4 Things to know about special diets in provincial jails
- Kate Mitchell
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The provincial jail population is large and diverse, and diet is one of the areas where the Ministry tries to accommodate in some cases. Below are a few things to know about special diets:
- Special diets are offered for those with particular needs. Prisoners can receive special diets if it is needed due to medical treatment/a medical condition (e.g. pregnancy, diabetes, etc.), religious requirements (e.g. Halal, Kosher, etc.), or Lifestyle convictions (e.g. vegetarianism and veganism).
- During admission, each prisoner is supposed to be asked by an admitting and discharge staff member or health care worker whether they need a special diet. If for some reason a prisoner is not asked about it during intake or their needs change during their incarceration, that prisoner can submit a request form to ask for a special diet. The request form should explain why the prisoner needs a special diet, as an authorizing official (e.g. Superintendent, health care staff, or Chaplain) will review the request and decide whether or not to approve it.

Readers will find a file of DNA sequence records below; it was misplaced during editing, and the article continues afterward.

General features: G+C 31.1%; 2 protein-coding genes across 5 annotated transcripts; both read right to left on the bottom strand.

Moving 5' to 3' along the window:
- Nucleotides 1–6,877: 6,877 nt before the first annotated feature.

- A prisoner may have their diet discontinued if they do not follow the diet. It may be challenging to have the diet re-instated once it has been discontinued, as the authorizing official may question the sincerity of the request.
- If a prisoner is not provided with a special diet, then they can challenge that decision. Depending on the circumstances, a prisoner may want to submit an internal complaint, file an application with the Human Rights Tribunal of Ontario, or even bring a judicial review or Charter application. It can be helpful to speak to a lawyer to determine the best strategy to challenge a decision related to special diets.